How to cook the perfect steak

  • By
    Natalie Hardwick - Writer - bbcgoodfood.com

Pay respect to a quality cut of meat by using our guide to achieving the perfect steak, cooked to your liking.

Rare steak and chips

Whether your preference is a butter-soft fillet steak, tasty sirloin or thrifty cut like bavette or skirt, care and attention should be paid when cooking your beef. With only a few minutes leeway between rare and well-done, timing is key. We've put together some tips to help you from start to finish. 

Select your best frying pan

Bavette steakWe recommend frying your steak, although you can grill it if you prefer. A heavy-duty, thick-based frying pan, ideally with a non-stick coating, will achieve good results, as will a heavy griddle pan or skillet. These types of pans get really hot – ideal for getting that slightly sweet, charred finish to the outside of your meat.

If the pan isn’t big enough for all your steaks, don’t be tempted to squeeze them in anyway. Cook them one or two at a time then leave them to rest as you cook the remainder of your batch.


Pick an oil

Gordon Ramsay suggests using groundnut oil for cooking steaks – it has a mild flavour and can withstand very high temperatures without burning. Never use butter, unless you want to add a knob at the very end for a creamy finish.

The jury’s out when it comes to how you apply the oil. Some chefs like to oil the steak then add it to a hot dry pan, while others add a splash of oil directly to the pan. Once the oil starts separating, it’s hot enough to add the steak. Whichever method you use, the important thing is to get an even spread of oil.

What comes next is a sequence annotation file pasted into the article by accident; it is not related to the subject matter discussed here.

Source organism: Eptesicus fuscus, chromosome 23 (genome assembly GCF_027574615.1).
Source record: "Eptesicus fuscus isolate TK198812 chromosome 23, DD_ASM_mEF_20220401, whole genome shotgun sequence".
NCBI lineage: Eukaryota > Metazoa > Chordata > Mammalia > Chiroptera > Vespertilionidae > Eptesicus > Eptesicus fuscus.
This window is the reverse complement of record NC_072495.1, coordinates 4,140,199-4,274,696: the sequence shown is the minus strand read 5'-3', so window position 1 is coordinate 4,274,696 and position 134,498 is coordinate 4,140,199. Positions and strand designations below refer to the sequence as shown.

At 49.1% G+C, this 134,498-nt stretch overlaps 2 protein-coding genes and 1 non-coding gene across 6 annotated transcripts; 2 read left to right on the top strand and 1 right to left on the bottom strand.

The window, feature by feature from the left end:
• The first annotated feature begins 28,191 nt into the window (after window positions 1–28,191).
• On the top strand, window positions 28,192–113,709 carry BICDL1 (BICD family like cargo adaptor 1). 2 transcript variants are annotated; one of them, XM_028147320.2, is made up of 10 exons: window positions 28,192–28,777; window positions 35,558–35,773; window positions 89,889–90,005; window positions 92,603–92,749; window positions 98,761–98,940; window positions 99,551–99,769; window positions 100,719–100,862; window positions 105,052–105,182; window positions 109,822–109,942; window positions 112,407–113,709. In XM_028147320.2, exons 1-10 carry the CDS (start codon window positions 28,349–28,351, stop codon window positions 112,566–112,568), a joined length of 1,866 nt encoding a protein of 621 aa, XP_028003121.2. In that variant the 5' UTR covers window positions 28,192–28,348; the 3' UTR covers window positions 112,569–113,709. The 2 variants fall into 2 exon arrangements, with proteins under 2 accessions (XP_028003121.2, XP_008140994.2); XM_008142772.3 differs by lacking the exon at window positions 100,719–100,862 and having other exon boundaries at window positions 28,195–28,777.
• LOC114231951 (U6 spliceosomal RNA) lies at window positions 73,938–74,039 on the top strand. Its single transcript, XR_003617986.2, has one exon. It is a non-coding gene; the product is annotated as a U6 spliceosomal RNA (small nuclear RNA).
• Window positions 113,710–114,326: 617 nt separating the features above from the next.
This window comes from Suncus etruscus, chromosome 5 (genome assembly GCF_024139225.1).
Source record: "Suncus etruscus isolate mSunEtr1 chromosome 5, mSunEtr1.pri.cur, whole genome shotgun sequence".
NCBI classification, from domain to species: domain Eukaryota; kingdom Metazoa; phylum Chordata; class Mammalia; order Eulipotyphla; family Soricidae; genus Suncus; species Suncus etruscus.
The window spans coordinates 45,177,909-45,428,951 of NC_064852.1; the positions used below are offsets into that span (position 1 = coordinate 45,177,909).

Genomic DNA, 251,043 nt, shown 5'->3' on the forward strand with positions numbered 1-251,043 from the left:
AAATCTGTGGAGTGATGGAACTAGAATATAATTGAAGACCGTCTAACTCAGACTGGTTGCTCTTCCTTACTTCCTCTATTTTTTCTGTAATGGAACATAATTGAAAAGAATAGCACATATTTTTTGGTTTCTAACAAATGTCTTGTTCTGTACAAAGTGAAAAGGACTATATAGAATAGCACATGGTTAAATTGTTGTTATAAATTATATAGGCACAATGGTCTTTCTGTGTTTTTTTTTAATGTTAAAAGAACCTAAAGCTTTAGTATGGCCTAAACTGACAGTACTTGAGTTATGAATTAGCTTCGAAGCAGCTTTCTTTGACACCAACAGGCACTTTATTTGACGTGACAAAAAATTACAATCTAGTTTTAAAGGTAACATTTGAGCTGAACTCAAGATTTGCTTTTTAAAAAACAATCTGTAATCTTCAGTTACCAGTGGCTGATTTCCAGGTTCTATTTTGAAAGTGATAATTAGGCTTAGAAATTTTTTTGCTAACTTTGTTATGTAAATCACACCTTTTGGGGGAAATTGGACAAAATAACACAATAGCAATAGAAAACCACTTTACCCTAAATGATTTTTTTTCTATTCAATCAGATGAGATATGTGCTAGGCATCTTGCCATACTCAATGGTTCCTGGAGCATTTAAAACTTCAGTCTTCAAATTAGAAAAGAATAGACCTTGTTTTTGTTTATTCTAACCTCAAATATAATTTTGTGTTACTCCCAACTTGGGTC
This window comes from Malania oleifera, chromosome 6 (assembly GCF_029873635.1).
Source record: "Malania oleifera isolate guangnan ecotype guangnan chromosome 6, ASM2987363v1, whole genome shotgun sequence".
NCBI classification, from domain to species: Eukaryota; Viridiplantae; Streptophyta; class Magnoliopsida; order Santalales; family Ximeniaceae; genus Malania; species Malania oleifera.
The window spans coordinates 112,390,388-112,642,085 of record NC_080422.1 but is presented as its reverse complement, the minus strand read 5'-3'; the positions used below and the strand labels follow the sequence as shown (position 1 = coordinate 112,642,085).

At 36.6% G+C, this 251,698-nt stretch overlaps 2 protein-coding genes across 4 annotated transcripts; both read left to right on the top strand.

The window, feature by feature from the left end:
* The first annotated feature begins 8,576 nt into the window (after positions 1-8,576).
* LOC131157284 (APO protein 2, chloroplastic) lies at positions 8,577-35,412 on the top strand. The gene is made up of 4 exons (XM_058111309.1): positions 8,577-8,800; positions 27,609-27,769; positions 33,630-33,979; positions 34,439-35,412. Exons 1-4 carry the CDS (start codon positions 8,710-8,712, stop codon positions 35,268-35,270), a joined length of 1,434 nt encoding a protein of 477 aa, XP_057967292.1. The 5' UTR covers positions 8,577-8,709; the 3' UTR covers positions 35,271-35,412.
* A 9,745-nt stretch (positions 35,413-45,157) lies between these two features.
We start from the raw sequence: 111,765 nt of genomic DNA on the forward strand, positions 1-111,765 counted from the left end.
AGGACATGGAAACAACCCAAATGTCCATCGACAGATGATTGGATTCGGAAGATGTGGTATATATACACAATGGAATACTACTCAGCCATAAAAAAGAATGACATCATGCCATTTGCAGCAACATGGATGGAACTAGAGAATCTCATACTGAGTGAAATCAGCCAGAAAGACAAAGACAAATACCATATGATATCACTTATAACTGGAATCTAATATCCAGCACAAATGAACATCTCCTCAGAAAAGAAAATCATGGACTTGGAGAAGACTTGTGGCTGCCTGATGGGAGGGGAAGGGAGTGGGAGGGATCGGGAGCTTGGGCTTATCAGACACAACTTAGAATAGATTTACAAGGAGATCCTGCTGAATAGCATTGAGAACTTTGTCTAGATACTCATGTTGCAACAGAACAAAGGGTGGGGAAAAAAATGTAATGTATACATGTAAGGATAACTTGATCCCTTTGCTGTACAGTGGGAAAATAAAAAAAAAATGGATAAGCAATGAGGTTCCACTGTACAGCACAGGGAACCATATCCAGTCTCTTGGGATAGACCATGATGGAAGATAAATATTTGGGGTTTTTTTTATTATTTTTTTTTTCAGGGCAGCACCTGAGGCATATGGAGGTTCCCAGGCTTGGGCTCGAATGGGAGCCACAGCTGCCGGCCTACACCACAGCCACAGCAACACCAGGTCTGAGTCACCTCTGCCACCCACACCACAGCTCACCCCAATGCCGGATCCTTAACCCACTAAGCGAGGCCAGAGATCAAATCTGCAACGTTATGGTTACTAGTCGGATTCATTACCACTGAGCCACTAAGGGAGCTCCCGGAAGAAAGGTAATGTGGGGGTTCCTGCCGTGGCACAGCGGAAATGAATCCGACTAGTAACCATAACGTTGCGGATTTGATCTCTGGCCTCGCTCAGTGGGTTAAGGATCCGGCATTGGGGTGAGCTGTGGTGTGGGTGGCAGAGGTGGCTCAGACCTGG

Don’t be tempted to put your steak in early – if the oil is too cool, your meat could turn out greasy and under-browned.


Dressing your steak

Coriander steaksBeef purists may prefer to take in the unadulterated rich flavour of a quality steak by adding nothing other than a few twists of salt and pepper. However, don’t season too early – salt will draw moisture from the meat. Gordon Ramsay suggests sprinkling black pepper and sea salt onto a plate, then pressing the meat into the seasoning moments before placing it into the pan.

You could try dry-spicing your steak with coriander seeds, or go really heavy on the cracked black pepper by adding half a teaspoon per steak.

Others like to enhance flavour and tenderise the meat with a marinadeBalsamic vinegar will reduce down to a sweet glaze, as will a coating of honey & mustard. You can add an Asian dimension to your beef with a miso or teriyaki marinade.


How do you like it?

Steak and chipsOur cookery team have outlined what you can expect from each category of steak.

  • Blue: Should still be a dark colour, almost purple, and just warm.  It will feel spongy with no resistance. 
  • Rare: Dark red in colour with some juice flowing.  It will feel soft and spongy with slight resistance. 
  • Medium-rare: A more pink colour with a little pink juice flowing.  It will be a bit soft and spongy and slightly springy. 
  • Medium: Pale pink in the middle with hardly any juice flowing. It will feel firm and springy. 
  • Well-done: Only a trace of pink colour but not dry.  It will feel spongy and soft and slightly springy. 

Get cooking

It’s very important to consider the size and weight of your steak before calculating the cooking time. If you’re unsure, take advantage of the expert eye of your butcher who should be able to tell you how long you need to cook your meat.